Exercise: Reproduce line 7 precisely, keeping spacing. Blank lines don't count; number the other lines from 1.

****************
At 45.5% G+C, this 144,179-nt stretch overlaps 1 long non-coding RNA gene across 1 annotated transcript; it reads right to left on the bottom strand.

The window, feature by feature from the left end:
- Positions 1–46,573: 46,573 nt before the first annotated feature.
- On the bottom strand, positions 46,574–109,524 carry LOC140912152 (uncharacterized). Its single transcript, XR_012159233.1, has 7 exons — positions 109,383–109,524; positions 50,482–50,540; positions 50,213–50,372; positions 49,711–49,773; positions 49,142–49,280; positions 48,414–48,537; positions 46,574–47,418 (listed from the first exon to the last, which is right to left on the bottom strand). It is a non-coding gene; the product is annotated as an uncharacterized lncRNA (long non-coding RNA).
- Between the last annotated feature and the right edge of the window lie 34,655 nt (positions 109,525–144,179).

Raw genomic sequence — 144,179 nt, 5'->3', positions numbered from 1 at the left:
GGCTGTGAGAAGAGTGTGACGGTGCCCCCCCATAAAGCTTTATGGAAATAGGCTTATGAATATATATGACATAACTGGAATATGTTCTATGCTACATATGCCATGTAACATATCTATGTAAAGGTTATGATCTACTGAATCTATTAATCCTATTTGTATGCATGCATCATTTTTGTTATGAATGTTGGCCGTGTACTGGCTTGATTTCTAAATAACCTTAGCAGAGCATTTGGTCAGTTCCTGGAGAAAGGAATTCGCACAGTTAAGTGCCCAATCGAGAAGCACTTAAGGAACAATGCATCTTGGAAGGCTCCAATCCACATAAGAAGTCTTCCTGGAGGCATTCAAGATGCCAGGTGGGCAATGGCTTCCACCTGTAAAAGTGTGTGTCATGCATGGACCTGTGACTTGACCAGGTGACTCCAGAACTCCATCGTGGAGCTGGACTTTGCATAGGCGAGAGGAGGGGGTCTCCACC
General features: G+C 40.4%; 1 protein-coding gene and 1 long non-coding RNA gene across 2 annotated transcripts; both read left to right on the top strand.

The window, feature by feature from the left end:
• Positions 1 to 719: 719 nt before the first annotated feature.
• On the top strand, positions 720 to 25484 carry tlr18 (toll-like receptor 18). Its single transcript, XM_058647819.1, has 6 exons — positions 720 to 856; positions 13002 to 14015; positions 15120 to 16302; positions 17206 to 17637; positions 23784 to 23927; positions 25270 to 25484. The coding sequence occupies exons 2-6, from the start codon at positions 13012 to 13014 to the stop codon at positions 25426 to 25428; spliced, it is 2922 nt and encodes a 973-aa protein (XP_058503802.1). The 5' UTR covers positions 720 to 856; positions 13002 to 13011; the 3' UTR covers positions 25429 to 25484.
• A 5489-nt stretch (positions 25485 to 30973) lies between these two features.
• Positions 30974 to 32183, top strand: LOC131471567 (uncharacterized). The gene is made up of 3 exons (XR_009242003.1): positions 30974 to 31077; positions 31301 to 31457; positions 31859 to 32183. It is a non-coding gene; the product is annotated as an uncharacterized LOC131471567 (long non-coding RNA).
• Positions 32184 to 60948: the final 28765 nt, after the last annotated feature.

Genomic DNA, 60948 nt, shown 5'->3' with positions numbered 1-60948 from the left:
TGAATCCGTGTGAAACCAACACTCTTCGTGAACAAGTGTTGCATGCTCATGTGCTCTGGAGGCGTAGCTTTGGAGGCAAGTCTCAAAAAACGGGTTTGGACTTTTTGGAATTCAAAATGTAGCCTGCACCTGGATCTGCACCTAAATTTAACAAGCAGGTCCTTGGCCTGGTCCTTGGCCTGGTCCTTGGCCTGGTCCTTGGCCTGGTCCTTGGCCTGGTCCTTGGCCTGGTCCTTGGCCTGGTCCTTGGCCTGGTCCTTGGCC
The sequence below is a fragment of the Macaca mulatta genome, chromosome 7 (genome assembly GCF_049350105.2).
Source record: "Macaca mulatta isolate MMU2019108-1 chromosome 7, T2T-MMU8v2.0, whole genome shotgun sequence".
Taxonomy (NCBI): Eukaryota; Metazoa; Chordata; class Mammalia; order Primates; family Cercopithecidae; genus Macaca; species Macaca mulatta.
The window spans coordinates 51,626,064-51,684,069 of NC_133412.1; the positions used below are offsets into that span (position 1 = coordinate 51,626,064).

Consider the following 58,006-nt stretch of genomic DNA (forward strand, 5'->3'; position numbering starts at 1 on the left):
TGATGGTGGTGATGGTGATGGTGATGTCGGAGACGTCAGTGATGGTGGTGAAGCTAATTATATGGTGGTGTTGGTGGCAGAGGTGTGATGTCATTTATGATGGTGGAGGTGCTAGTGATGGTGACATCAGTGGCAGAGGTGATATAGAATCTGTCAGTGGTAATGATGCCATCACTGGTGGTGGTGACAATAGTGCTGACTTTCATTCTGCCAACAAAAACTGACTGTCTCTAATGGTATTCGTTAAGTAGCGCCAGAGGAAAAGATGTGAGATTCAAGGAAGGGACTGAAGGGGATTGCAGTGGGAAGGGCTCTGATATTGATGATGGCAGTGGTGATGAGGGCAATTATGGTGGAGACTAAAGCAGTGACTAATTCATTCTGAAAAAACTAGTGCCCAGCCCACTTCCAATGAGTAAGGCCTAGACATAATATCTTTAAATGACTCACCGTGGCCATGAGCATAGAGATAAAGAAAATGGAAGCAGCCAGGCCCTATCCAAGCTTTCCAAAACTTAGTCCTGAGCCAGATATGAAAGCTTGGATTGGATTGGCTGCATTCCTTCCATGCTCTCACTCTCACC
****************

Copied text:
GGCTGTGAGAAGAGTGTGACGGTGCCCCCCCATAAAGCTTTATGGAAATAGGCTTATGAATATATATGACATAACTGGAATATGTTCTATGCTACATATGCCATGTAACATATCTATGTAAAGGTTATGATCTACTGAATCTATTAATCCTATTTGTATGCATGCATCATTTTTGTTATGAATGTTGGCCGTGTACTGGCTTGATTTCTAAATAACCTTAGCAGAGCATTTGGTCAGTTCCTGGAGAAAGGAATTCGCACAGTTAAGTGCCCAATCGAGAAGCACTTAAGGAACAATGCATCTTGGAAGGCTCCAATCCACATAAGAAGTCTTCCTGGAGGCATTCAAGATGCCAGGTGGGCAATGGCTTCCACCTGTAAAAGTGTGTGTCATGCATGGACCTGTGACTTGACCAGGTGACTCCAGAACTCCATCGTGGAGCTGGACTTTGCATAGGCGAGAGGAGGGGGTCTCCACC